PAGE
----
• headerimage1.jpg
  • headerimage2.jpg
  • headerimage3.jpg
  • headerimage4.jpg
  • headerimage5.jpg
  • headerimage6.jpg
  • headerimage7.jpg
  • headerimage8.jpg
  • headerimage9.jpg
  • headerimage10.jpg

Accessible Bathrooms


Univeral BathroomThe Need To Remodel For A Handicapped Bathroom


Often when remodeling a bathroom, people tend to forget that they won’t be the only ones using it. Ideally, all of the bathrooms should be equipped with features that would allow them to be used by a person who is unable to move freely and who needs access to the bathroom facilities. A person’s life changes even when encountering something as minor as a broken limb or mild back pain. Pregnant women, especially in the later stages of the pregnancy, who are known to have to use the bathroom more often than others, need that extra protection and easy access to all the bathroom fixtures.


The first thing to remember when remodeling a bathroom designed to be used by elderly or handicapped person, is that special consideration must be given to the mounting heights of bathroom accessories as well as grab bars that will aid the use of facilities.


Tips For Handicapped Bathroom Remodeling


When remodeling a bathroom to be used by a handicapped person, there has to be enough floor space so that if a wheelchair is used, there’s at least 60" diameter that will allow full turns. Some of that space can be found under bathroom fixtures as long as the required toe and knee space is available.


Accessible Bathroom FittingA handicapped lavatory must have a minimum clearance of 30" from the bottom of the seat to the finished floor. Similarly, a bathroom sink, bathroom countertop as well as bathroom cabinets must be within reach.


If there’s exposed plumbing or electrical wiring it must be isolated to eliminate any possibility of contact. The bathroom furniture edges – preferably – should not be sharp or should be protected with sponge-filled covers.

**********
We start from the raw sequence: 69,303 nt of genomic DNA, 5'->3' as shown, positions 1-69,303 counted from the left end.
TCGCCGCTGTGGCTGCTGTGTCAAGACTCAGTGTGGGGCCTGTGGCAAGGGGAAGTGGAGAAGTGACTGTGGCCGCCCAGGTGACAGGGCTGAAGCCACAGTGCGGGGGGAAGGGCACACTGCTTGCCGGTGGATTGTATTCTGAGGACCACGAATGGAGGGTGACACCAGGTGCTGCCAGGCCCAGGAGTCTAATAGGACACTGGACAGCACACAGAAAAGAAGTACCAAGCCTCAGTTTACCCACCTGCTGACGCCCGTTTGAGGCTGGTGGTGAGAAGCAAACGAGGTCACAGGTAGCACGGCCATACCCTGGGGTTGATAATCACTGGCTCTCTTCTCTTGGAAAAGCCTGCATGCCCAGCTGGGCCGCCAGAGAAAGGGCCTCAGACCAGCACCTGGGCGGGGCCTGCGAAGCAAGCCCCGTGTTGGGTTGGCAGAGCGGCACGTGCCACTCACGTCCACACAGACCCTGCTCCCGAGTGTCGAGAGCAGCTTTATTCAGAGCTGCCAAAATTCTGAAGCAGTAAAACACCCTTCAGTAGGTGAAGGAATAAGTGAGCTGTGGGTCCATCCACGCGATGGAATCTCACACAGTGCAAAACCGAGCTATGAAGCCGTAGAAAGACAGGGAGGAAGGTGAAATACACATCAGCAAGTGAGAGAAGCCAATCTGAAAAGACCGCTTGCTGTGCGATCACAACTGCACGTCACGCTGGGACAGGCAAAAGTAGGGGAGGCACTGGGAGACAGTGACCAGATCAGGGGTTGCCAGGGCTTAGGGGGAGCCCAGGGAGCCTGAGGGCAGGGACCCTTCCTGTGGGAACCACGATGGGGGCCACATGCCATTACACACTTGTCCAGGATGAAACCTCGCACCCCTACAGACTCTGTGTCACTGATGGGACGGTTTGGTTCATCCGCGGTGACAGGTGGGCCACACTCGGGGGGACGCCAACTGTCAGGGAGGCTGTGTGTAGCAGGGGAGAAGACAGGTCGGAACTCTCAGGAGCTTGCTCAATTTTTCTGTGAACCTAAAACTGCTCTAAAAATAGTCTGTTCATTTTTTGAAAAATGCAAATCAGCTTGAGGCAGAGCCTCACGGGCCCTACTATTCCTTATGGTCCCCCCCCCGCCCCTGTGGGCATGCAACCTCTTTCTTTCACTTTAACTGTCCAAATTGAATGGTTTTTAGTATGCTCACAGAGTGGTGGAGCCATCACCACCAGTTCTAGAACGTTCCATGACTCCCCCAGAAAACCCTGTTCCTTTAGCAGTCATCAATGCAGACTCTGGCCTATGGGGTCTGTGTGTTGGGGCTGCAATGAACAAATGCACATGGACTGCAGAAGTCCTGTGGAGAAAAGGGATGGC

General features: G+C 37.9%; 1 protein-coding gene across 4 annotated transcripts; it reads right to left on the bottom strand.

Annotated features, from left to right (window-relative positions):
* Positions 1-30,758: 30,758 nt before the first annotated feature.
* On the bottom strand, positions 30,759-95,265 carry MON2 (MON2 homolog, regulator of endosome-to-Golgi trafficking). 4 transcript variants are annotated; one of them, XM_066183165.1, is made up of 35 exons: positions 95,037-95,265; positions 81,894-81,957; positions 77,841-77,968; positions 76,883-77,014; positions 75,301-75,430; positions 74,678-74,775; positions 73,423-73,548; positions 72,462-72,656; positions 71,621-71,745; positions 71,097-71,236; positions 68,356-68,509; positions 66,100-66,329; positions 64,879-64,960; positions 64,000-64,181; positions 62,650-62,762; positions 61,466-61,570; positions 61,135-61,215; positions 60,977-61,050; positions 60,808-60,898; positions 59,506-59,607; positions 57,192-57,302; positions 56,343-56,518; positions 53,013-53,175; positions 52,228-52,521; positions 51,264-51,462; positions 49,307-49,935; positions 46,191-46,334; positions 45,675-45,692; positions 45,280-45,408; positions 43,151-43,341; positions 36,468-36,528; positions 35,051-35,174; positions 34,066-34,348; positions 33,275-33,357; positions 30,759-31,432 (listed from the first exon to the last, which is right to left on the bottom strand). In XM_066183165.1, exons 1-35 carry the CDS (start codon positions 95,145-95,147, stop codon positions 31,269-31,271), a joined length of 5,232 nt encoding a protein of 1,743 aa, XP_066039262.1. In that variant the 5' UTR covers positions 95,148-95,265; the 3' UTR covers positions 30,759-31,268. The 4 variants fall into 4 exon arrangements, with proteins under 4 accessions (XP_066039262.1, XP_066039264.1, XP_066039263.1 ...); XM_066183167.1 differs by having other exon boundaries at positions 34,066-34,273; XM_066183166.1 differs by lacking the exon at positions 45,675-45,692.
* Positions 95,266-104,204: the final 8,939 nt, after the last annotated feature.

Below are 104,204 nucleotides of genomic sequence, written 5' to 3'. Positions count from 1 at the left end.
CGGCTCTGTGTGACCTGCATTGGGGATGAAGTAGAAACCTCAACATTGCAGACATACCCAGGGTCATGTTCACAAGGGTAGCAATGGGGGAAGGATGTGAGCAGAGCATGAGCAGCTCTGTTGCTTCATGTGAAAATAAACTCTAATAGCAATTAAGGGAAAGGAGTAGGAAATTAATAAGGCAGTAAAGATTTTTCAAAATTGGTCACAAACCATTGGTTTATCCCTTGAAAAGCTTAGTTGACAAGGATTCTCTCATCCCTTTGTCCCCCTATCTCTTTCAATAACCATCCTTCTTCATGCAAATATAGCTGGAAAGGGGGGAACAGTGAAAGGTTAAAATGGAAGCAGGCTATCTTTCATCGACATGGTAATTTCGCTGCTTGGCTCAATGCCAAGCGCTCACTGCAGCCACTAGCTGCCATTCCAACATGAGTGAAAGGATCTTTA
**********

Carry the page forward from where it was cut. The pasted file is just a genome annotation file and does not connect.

All the bathroom fixtures and bathroom faucets must also be within reach. According to bathroom remodeling resources, the maximum force that is required to use a bathroom faucet can not be more than five pounds.


Grab bars should be installed anywhere a person may need them – they are necessary in the shower and beside the bathtub. The floor of a bathroom needs to be made out of non-slip materials. When remodeling a bathroom to be used by a handicapped person don’t use tile or vinyl unless it’s sanded or sand-like in texture.


Various bathroom remodeling stores offer chairs or sitting shelves that can be installed inside a shower stall as well as in the bathtub. The installation of these sitting shelves is not difficult and will make life much more comfortable.

When remodeling a bathroom remember that there are no rules that say you can’t get creative with your bathroom remodeling project. However, there are certain things you always need to consider when working on your bathroom remodeling floorplans.



Universal Comfort


The First Step